As technology becomes one of the primary means for people to do business, connect with each other, do their shopping and sometimes even host a wedding, the prevalence of criminal attacks perpetrated by way of a computer is certainly on the rise.

Cybercriminals perpetrate various types of crimes ranging from phishing scams to ransomware to the theft and sale of data. It is a constantly evolving form of organised crime which seems to advance faster than security measures can be implemented to stop it.

Clients are therefore increasingly seeking out insurance to protect them in the event of a cyberattack. It is important to be cognisant of the fact that there is no one-size-fits-all approach to placing the cover and the intention of the cover must be looked at to determine which policy is appropriate.

When looking at the policies available at Camargue, the obvious choice may be to place a Cyber Risks policy. While this is certainly the correct route to take if your client is concerned with the loss of data or income as a result of a cyber attack or the liability arising out of compliance with privacy legislation, there is another very distinct loss which might arise as a result of a computer attack.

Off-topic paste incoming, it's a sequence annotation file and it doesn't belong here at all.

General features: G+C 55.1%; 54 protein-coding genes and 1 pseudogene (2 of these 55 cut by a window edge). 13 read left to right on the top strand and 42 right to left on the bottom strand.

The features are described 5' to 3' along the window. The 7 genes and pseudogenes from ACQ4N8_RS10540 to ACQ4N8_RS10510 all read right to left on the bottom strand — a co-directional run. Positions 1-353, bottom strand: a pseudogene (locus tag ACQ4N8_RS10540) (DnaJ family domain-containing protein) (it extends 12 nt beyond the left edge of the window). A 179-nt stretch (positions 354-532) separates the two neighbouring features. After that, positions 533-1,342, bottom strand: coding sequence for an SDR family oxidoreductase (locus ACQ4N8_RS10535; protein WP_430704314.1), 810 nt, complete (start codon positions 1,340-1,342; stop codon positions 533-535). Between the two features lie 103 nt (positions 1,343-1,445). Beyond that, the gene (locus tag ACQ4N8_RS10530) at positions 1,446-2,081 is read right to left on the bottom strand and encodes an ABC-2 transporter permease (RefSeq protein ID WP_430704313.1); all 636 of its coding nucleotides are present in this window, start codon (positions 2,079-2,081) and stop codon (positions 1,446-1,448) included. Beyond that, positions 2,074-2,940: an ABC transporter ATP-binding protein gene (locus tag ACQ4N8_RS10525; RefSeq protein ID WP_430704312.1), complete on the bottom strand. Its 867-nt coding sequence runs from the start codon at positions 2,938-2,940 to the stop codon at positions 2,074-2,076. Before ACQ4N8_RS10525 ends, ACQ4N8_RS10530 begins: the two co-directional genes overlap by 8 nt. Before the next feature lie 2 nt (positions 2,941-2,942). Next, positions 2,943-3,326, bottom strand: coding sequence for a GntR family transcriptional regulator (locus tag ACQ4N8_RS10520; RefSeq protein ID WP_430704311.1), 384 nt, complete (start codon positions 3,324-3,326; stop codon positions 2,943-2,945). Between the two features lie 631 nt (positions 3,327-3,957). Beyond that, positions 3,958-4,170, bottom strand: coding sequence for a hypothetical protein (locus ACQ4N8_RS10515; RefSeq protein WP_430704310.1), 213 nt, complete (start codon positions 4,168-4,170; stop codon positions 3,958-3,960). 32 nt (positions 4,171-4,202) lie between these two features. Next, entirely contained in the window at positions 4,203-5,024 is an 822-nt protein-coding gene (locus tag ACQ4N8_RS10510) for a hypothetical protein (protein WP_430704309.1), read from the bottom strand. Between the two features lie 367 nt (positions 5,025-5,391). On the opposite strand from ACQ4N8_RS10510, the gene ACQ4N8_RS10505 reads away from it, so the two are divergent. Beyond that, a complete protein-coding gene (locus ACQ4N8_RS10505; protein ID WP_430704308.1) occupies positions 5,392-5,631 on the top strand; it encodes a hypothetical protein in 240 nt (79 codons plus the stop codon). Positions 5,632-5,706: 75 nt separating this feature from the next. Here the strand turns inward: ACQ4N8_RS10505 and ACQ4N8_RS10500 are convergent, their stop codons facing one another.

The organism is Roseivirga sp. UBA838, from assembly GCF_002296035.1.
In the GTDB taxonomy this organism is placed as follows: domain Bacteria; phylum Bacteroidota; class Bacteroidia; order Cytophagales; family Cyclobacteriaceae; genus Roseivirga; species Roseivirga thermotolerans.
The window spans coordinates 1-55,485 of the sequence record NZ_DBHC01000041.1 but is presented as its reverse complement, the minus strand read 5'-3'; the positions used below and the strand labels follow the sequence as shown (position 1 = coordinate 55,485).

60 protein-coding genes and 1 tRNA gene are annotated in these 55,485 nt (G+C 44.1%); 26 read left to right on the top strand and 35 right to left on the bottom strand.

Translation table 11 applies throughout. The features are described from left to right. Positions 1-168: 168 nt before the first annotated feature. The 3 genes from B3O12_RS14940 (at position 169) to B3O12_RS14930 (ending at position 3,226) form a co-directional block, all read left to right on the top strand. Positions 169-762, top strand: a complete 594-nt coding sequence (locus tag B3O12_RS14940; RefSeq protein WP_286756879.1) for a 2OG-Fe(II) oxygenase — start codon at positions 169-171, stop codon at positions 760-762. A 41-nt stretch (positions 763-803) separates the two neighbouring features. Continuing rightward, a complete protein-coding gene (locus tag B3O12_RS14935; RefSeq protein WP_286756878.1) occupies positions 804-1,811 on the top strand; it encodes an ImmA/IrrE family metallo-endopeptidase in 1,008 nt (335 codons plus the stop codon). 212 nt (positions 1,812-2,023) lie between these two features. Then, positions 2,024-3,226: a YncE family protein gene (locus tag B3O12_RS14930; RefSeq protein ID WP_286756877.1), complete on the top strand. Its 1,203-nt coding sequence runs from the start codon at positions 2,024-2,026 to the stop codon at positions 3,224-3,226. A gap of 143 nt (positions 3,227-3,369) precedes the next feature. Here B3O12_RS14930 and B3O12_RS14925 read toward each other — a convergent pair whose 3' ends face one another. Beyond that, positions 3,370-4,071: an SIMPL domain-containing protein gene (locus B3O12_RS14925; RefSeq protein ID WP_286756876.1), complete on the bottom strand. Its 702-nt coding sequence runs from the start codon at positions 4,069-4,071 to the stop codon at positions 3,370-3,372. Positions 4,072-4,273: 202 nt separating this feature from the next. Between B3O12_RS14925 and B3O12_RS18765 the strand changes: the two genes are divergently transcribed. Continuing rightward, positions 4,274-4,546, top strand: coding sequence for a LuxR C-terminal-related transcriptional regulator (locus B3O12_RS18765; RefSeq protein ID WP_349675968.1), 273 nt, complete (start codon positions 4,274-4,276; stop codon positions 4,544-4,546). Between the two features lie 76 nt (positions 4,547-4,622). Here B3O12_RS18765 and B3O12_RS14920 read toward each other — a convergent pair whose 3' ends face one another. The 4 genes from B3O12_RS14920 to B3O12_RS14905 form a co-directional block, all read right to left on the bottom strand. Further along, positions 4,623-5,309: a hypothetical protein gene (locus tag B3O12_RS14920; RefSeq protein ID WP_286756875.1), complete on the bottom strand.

Take the following situation: The insured is hacked and the hacker makes use of a computer virus which introduces a malicious code causing the insured to pay out money to the hacker. It is important to note that it is the insured’s own computer network which has been hacked. While it may seem that this should be covered under a Cyber Risks policy due to the loss ultimately being attributable to a cyberattack, this is not the case and the theft of funds is in fact covered under a Commercial Crime policy.

It must however be kept in mind that the Computer Fraud section of the Commercial Crime policy is not intended to replace a Cyber Risks policy. Notably, regulatory investigations and fines or penalties as a result of a cyber incident are specifically excluded from a Commercial Crime policy along with any expenses related to the notification of a potential or actual data breach.

While the term ‘cybercrime’ may seem all encompassing, it is clear from the above that there is in fact not one singular policy which would respond to all losses arising out of cyber incident. It is of the utmost importance that clients are clear as to what they are looking to cover so that the appropriate policy can be sought.

For more information on our Commercial Crime and Cyber Risks policies, please contact us at

Leave a Reply